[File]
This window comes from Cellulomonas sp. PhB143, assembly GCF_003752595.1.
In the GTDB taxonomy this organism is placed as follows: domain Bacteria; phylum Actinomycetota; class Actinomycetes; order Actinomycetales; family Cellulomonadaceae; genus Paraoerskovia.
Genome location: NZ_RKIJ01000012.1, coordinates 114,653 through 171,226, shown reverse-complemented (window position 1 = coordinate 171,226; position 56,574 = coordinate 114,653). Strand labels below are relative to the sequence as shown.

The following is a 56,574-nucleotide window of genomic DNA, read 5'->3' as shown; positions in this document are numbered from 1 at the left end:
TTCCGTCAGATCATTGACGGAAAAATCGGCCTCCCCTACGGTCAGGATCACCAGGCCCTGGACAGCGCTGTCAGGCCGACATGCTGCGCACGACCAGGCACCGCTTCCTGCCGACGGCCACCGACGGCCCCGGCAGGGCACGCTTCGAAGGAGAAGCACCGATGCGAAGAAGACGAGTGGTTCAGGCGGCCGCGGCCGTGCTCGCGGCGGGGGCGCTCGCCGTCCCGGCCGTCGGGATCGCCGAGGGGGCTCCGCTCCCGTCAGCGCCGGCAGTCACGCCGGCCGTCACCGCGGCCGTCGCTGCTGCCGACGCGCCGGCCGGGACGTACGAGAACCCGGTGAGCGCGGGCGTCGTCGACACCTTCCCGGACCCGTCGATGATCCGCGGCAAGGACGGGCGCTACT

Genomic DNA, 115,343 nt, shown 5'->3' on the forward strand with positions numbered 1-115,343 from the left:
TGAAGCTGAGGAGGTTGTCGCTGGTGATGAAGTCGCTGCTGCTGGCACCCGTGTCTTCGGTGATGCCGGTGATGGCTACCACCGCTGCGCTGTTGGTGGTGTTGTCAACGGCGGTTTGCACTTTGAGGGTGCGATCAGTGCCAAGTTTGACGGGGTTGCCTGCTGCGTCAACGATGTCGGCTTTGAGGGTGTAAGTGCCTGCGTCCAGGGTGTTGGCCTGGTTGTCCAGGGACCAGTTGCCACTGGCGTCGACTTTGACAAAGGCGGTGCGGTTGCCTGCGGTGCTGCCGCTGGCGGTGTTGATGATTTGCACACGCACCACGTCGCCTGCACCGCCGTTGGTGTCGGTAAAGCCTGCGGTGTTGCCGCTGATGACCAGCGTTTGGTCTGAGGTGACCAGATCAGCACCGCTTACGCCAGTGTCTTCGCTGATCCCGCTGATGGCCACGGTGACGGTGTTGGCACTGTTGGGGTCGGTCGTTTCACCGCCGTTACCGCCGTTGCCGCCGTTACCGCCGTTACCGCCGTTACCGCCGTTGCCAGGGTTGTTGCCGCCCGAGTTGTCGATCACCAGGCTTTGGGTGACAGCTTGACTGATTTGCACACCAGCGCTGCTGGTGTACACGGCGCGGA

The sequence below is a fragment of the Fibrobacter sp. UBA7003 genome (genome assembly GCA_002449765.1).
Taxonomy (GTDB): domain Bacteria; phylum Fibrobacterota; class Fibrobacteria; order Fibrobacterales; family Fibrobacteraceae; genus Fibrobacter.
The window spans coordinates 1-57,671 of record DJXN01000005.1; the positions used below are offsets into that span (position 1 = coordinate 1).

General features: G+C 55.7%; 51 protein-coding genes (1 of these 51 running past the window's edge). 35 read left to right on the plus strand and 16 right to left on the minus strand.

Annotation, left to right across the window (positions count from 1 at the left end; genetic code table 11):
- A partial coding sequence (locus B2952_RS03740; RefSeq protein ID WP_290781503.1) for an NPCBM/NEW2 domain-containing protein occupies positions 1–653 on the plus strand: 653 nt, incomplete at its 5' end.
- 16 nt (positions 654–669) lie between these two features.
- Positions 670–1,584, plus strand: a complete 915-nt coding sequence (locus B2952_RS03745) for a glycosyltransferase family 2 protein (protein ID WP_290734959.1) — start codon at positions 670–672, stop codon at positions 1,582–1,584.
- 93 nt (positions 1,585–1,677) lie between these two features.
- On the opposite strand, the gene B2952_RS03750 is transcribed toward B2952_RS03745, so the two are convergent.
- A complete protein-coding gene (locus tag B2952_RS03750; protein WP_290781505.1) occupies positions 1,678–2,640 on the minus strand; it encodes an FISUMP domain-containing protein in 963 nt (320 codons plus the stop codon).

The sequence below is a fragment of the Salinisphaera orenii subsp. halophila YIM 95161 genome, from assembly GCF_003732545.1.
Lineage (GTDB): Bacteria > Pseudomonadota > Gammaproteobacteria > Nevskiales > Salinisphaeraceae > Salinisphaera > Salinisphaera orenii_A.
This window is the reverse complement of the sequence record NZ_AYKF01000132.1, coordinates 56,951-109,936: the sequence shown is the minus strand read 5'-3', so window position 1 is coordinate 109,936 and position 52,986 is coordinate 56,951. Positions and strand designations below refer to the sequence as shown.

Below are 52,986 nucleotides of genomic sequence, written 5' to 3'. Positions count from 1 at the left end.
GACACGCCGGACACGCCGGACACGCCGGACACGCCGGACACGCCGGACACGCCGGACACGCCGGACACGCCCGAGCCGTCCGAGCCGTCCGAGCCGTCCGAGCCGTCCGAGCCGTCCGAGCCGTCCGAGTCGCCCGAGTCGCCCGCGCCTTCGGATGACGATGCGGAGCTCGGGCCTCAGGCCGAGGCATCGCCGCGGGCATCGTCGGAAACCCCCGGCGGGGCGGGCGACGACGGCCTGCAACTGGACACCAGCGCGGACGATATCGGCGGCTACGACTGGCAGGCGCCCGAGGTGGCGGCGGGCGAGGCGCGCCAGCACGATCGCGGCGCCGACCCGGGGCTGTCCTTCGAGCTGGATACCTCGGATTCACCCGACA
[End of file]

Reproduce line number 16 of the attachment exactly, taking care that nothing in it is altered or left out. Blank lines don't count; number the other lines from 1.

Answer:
- 93 nt (positions 1,585–1,677) lie between these two features.